Panthers’ Godfrey returns from injury with new position, less money

Charles Godfrey has three career sacks and 11 career interceptions, but played in only two games last season.

CHARLOTTE — It’s not often that a professional football player is asked to switch positions going into his eighth year, while at the same time taking an 85 percent pay cut, and then think it’s a good idea. 

Welcome to the world of Charles Godfrey of the Carolina Panthers.

Godfrey has started 74 games at safety for the Panthers, who drafted him in 2008. But within the last few weeks, Carolina management asked him to move to the nickel position and to take a measly pay cut from a $5-million base to $750,000-base.

Godfrey said at first that he couldn’t believe what he was hearing when general manager Dave Gettleman and head coach Ron Rivera approached him with their thoughts.

"(They) called me into the office and sat me down and they said they had some good news for me," said Godfrey, 28. "They said, ‘We’re thinking about moving you to corner.’ At first it was a shock, but I looked at it as an honor because it really doesn’t happen that way. Usually you go from corner to safety, not safety to corner."

Godfrey’s right. There have been some very famous cornerbacks that have finished their careers at safety, such as Champ Bailey, Rod Woodson and Ronnie Lott, just to name a few.

But other than believing Godfrey could manage the switch, there are other reasons why he was approached about the move and, more importantly, the pay cut.

Godfrey is coming off a torn Achilles tendon, which made him miss all but two games in 2013. He was also going to count $7.1 million against the cap this season thanks to the five-year, $27.5 million contract extension he signed in 2011, when then general manager Marty Hurney was in a spending spree.

With the pay cut, Godfrey will now count just $3.06 million against the cap.

Even with the injury and massive decrease in salary, Godfrey still sees the silver lining.

"I looked at as they believe in me," said Godfrey. "I also believe in myself, too. I know I can do it. Even before I got injured, I looked out there and thought whatever corners can do, I can do. I’m just a little more physical. I’m not afraid to go out there any hit anybody."

When Gettleman and Rivera approached him about the move, Godfrey could have said no. Doing so would have forced the Panthers to make a big decision: cut him and have to pay him $5 million immediately in dead money, or keep him at the extremely high price.

But Godfrey didn’t. He agreed to the move and pay cut, though it’s not like he did it haphazardly.

"When they first came to me, it was something that they gave me time and said, ‘We don’t want you to make a decision now, but it’s a move we’re thinking about making that’ll be good for the defense and for you, as well,’ " said Godfrey. "They said with my skills and my ability to do that, we think it’d be good for the team. So, I went home for the weekend and I actually thought about it and actually talked to a couple of people and I came up with the conclusion that I think it’d be good for me with our system."

It’s not as though Godfrey has never played cornerback. He has, but it was a long time ago when he was playing in college for Iowa. During his career as a Hawkeye, Godfrey started 28 games, with 25 coming at cornerback.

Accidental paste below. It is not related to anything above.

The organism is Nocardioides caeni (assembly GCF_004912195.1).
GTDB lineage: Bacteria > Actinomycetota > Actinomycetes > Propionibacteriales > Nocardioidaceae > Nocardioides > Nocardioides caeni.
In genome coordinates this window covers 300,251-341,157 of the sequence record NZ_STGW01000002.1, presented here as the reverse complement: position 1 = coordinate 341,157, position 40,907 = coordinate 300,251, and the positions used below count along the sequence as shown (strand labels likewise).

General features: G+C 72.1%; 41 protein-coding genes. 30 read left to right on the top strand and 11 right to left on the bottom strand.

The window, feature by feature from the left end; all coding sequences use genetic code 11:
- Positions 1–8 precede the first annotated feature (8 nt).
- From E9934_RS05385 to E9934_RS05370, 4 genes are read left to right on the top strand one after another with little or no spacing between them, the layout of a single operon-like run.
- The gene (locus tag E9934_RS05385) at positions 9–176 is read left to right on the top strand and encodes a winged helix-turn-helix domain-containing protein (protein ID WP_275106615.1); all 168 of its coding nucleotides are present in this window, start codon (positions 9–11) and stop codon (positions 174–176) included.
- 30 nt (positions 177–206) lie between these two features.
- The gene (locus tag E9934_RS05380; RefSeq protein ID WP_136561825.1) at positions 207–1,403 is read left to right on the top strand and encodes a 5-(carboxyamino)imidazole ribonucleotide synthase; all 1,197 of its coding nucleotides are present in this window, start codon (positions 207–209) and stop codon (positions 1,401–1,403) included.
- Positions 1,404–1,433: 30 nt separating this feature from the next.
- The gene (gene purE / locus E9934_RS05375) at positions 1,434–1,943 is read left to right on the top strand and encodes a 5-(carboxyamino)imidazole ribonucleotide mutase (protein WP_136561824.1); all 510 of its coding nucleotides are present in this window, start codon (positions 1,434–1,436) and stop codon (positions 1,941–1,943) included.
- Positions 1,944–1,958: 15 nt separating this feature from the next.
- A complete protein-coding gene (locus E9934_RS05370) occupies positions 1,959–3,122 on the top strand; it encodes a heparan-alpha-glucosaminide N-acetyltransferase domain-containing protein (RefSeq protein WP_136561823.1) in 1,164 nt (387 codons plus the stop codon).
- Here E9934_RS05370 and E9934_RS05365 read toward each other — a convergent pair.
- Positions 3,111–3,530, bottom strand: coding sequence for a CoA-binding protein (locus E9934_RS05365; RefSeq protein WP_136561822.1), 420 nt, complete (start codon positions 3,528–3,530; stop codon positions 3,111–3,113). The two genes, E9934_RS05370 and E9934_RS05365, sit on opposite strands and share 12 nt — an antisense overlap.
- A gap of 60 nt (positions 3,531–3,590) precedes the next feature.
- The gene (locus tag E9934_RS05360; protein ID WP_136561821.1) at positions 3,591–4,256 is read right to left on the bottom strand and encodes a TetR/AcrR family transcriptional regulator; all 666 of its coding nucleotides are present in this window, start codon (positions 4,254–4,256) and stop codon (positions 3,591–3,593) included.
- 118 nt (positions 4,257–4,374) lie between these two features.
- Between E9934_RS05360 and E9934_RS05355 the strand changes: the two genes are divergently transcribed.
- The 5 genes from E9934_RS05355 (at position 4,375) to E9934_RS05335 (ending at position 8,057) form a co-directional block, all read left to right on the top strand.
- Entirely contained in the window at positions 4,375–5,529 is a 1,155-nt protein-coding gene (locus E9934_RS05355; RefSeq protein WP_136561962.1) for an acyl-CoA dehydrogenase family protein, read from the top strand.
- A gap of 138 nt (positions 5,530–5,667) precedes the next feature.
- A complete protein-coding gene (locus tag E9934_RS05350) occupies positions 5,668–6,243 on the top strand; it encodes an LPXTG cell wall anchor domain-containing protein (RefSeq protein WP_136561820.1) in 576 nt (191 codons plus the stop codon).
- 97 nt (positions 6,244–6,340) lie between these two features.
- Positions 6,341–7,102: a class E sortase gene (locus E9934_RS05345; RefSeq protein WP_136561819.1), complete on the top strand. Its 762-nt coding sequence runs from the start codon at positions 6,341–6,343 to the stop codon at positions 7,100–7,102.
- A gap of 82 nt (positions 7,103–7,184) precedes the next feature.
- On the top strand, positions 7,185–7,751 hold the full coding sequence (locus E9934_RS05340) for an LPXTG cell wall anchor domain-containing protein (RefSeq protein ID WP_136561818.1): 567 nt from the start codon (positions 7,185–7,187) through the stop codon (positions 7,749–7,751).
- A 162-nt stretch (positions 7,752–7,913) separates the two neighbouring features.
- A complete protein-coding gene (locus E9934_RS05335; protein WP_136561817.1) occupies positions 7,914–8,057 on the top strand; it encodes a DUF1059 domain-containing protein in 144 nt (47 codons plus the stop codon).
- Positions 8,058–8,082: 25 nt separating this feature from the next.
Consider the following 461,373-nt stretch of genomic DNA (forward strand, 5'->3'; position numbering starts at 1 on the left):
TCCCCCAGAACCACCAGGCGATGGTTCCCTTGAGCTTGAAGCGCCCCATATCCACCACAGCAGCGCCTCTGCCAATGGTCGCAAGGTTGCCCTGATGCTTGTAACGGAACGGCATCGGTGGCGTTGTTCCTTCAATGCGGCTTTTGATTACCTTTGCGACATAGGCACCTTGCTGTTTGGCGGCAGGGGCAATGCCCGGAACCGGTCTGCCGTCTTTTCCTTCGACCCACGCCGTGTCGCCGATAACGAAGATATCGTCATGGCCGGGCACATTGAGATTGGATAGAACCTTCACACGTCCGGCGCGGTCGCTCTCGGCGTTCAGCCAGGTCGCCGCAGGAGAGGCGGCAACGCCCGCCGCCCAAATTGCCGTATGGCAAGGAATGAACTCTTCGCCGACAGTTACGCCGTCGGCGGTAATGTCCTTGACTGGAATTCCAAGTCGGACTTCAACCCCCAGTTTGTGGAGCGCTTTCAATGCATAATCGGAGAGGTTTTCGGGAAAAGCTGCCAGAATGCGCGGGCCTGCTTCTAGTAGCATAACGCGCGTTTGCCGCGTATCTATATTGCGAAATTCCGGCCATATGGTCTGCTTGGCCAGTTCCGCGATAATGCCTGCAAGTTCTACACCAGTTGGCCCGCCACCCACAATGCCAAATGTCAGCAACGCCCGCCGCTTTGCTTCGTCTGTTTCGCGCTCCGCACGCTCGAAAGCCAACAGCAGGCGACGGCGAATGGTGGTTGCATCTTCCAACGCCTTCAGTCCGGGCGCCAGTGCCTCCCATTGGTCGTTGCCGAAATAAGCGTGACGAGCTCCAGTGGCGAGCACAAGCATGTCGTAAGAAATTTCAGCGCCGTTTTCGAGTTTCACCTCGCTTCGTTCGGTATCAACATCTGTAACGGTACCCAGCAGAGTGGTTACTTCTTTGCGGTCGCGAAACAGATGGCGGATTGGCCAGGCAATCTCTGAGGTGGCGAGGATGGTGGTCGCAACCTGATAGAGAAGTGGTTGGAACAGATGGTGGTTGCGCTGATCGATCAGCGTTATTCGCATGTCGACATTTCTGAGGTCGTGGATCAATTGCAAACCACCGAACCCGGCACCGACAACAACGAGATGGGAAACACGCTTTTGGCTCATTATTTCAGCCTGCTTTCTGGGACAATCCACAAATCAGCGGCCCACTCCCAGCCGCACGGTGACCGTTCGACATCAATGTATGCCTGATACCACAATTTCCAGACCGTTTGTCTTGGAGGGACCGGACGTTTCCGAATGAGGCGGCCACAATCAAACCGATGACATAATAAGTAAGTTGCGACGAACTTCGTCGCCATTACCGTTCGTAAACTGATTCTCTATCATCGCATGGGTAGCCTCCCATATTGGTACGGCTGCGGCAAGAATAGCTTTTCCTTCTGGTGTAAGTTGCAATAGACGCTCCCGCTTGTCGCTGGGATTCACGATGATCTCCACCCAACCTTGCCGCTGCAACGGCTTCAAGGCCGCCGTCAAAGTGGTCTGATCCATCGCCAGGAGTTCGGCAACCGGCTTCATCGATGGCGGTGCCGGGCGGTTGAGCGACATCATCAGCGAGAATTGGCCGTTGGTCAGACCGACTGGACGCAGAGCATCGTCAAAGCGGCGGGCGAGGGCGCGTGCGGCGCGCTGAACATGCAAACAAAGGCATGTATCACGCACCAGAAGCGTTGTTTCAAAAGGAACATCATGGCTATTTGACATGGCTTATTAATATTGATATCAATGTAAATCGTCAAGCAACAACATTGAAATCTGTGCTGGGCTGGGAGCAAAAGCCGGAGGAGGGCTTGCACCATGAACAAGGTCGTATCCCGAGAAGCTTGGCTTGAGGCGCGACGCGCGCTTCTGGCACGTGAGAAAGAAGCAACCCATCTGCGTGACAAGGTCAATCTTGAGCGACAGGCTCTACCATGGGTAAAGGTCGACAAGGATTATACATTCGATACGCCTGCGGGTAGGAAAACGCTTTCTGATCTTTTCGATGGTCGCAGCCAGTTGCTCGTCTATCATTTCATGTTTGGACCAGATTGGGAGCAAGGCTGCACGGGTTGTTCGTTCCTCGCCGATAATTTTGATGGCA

Godfrey has the speed and size for it. During the NFL Combine in 2008, he ran a 4.38 in the 40-yard dash. He may have lost a little speed since, but the 5-foot-11, 210-pounder can still move with the best of them. And he says the injury is basically healed.

"I’m doing well," he said. "Right now in OTA’s, I’m taking it slow. I’d doing all the position drills and I’m with corners and doing everything with them. I’m moving great. There’s no holding me back on that. But as far as the team with 7-on-7, I’m kind of staying away from all that. I don’t think I’ll be participating in that until (training) camp comes around."

While he’s using OTA’s to get his mobility completely back, he’s also using it to try and get into a new frame of mind. There’s a big difference between playing the two positions. He’s no longer a headhunter, rather someone who is rejuvenated and ready for the challenge.

"I’ve had a year to get my body right," he said. "I’ve had a year’s worth of massages and no banging, so I’m refreshed now. I feel like I’ve got a little jump on some people that’s been playing as long as I’ve been playing, but haven’t had that year off to get their body right and to get those muscles back right and get all them bones back to feeling good.

"But it’s a different mentality. It’s not always now about trying to knock somebody’s head off. For me, the only thing I’m worried about are those receivers in front of me not catching the ball. … I have guys up front that hunt (the quarterback) and the ball is going to be (thrown) quick, so that’s the good thing about it and I’ll be able to make plays."

That’s all well and good, but the fact remains his base salary is still 15 percent of what it used to be, though he can make $1.7 million in per-game bonuses.

"I understand that I had an injury, but at the same time, I know me and I know I’m going to come back and be 100 percent," said Godfrey. "I saw what I did for the Panthers at safety with the work ethic and mentality that I had, and I don’t see myself not being able to do that at corner. I’ve done it once, so I can do it again.

"The money that I lost, I’ll make that back either with the Panthers or with somebody else. So, it’s not really about that. The move was for the defense and for the team and trying to help us out. At the end of the day, I’m happy right now. I’m happy that I’m back on the field. I’m happy that I’m back on the defense. I’m happy that I’m actually back with the team. So, it worked out for both sides."